While, in retrospect, it seems obvious that Victor Bergeron (aka Trader Vic), at the apex of his Polynesian food empire, would branch out into the popular food culture phenomenon of ‘Tex-Mex,’ the origins of what prompted that action are more nuanced. Living in the 21st century, it seems unthinkable that the synonymous nacho platter could ever have been a foreign object to the American palette. And yet, the term ‘Tex-Mex’ as a culinary indicator was only introduced into the popular lexicon as early as 1963 by the New York Times. Coincidentally, the same year as Elvis Presley’s smash hit musical Fun in Acapulco. And so, when Trader Vic decided to open his chain of Mexican-themed restaurants called Senor Pico’s in 1964, you get the sense that he’s trying to get in on the ground floor of the latest culinary trend, much like he did with the Tiki craze of the 1930s.
This is not to say that Tex-Mex cuisine was not a popular food culture prior to the early 60s. It had been building and evolving for decades as the regional cuisine of the Tejano peoples (Texas-born, Mexican-descent). However, it wasn’t until the 1960s that this regional cuisine began to gain traction in America at large (most like a result of America’s ‘Jet Age’ revolution). Interestingly, Diane Kennedy, in her book The Cuisines of Mexico (1972) is often cited as the authoritative voice that distinguished between authentic Mexican food and the Tex-Mex fusion that had become popular throughout the States. However, Bergeron clearly states in his cookbook/travelogue Trader Vic’s Pacific Island Cookbook (1968), that his inspiration for the menu at Senor Pico’s came primarily from the border states and not from Mexican proper, clearly delineating between the two.
Like much of Victor Bergeron’s empire, Senor Pico’s was not to last, however between 1964 until the late 70s, Senor Pico’s sold more tequila than anywhere else in the entire world. That’s impressive. With his characteristic inventiveness, Bergeron applied himself to creating a host of tequila based cocktails to accompany his new restaurant chain including the Durango, El Diablo, and Spanish Moss which still have reverberations to this day in the modern iterations of ‘tropical’ themed mixology.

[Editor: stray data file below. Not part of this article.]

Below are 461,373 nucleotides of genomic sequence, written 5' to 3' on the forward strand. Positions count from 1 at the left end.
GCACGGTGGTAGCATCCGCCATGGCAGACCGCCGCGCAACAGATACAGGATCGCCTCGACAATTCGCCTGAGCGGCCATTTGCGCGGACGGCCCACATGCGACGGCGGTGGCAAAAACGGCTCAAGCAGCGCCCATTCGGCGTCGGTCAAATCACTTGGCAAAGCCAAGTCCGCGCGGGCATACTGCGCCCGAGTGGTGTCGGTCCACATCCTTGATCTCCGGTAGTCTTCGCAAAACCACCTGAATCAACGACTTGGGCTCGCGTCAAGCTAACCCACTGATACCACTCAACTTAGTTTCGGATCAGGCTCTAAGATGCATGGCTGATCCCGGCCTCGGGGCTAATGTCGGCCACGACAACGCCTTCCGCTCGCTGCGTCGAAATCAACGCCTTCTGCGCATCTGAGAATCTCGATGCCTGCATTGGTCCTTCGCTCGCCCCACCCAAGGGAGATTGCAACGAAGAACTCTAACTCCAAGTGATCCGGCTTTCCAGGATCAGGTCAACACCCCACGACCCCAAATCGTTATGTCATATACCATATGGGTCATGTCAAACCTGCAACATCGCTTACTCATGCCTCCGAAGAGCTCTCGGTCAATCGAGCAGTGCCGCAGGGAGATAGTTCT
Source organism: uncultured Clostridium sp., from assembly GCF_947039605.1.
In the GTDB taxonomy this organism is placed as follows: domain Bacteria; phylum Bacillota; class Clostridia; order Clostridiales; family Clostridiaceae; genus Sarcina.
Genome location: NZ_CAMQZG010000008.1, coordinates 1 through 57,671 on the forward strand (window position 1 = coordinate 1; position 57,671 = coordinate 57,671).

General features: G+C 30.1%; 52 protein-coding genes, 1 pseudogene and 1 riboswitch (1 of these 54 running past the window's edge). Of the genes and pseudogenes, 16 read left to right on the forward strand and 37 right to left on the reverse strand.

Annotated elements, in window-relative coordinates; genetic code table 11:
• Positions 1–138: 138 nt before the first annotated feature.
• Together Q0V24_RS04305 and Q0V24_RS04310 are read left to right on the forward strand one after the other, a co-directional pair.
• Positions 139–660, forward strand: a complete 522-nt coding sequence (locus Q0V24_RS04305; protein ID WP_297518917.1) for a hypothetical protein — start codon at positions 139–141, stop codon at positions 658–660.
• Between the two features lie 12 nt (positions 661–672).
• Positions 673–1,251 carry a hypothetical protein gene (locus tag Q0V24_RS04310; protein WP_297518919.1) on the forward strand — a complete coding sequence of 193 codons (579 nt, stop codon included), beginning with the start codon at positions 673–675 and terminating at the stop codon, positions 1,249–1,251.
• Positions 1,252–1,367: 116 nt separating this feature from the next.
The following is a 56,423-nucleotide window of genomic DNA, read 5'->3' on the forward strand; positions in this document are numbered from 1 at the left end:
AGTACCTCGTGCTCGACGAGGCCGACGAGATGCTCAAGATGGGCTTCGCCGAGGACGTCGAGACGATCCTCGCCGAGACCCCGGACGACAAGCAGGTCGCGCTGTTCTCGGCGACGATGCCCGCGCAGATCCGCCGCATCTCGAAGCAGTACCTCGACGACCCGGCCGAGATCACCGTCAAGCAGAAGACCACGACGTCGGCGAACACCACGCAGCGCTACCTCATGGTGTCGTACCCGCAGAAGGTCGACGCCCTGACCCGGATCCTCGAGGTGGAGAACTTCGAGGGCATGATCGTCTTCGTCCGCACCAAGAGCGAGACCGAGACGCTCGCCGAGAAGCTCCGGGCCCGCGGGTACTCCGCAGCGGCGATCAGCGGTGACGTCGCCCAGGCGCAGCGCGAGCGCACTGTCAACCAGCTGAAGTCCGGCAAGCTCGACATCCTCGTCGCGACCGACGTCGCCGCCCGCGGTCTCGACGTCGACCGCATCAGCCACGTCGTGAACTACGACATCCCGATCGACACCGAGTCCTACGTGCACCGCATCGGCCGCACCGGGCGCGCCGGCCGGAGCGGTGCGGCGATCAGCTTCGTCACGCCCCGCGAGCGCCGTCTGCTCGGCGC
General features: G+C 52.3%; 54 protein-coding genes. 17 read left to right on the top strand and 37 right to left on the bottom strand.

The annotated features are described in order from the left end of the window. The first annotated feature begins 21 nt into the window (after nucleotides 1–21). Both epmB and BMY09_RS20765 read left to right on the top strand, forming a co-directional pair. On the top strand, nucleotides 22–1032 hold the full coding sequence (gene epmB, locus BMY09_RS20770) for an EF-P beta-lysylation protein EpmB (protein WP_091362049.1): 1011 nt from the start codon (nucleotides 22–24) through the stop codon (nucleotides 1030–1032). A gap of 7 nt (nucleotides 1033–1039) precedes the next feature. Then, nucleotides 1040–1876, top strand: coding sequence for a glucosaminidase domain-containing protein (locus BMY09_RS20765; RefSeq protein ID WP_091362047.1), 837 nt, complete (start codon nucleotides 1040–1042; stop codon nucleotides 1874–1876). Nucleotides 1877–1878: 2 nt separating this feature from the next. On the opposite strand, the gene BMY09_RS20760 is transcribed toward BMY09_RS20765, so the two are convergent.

So, how do the recipes hold up over time? Surprisingly well. Despite the fact that some of the recipes are simplistic to the point of austere by today’s standards, the entire collection of recipes are delicious, varied and serve as a pretty satisfactory compendium as ‘the-only-tex-mex-cookbook-you-will-ever-need’ (as though that’s ever possible!). All the classics are covered: nachos, quesadillas, guacamole, emapanadas, tamales, enchiladas, frijoles refritos, huevos rancheros, and, of course, tacos! Many of the recipes relying on a perfectly functional homemade red enchilada sauce as the base that you can freeze and use as needed. But, the book also provides recipes for some interesting lesser known recipes, as well, like picadillo, stuffed poblano peppers and chilaquile pie. All furnished with some lovely vintage food photography.
And so, without further ado, I bring you my abbreviated, can’t lose, tex-mex dishes from Senor Pico‘s. Out of a whopping 42 recipes, I have selected my top ten favourites along with a few drink recipes.
- Senor Pico’s Compuesta Salad (with Guacamole and Refried Beans)
- Picadillo Taquitos
- Chilaquile Pie
- Beef Tacos
- Chicken Enchiladas
- Deep Fried Steak with Peppers and Onions
- Stuffed Poblano Peppers
- Salsa & Tomato Table Sauce
- Mexican Rice
- Baked Bananas with Rum Sauce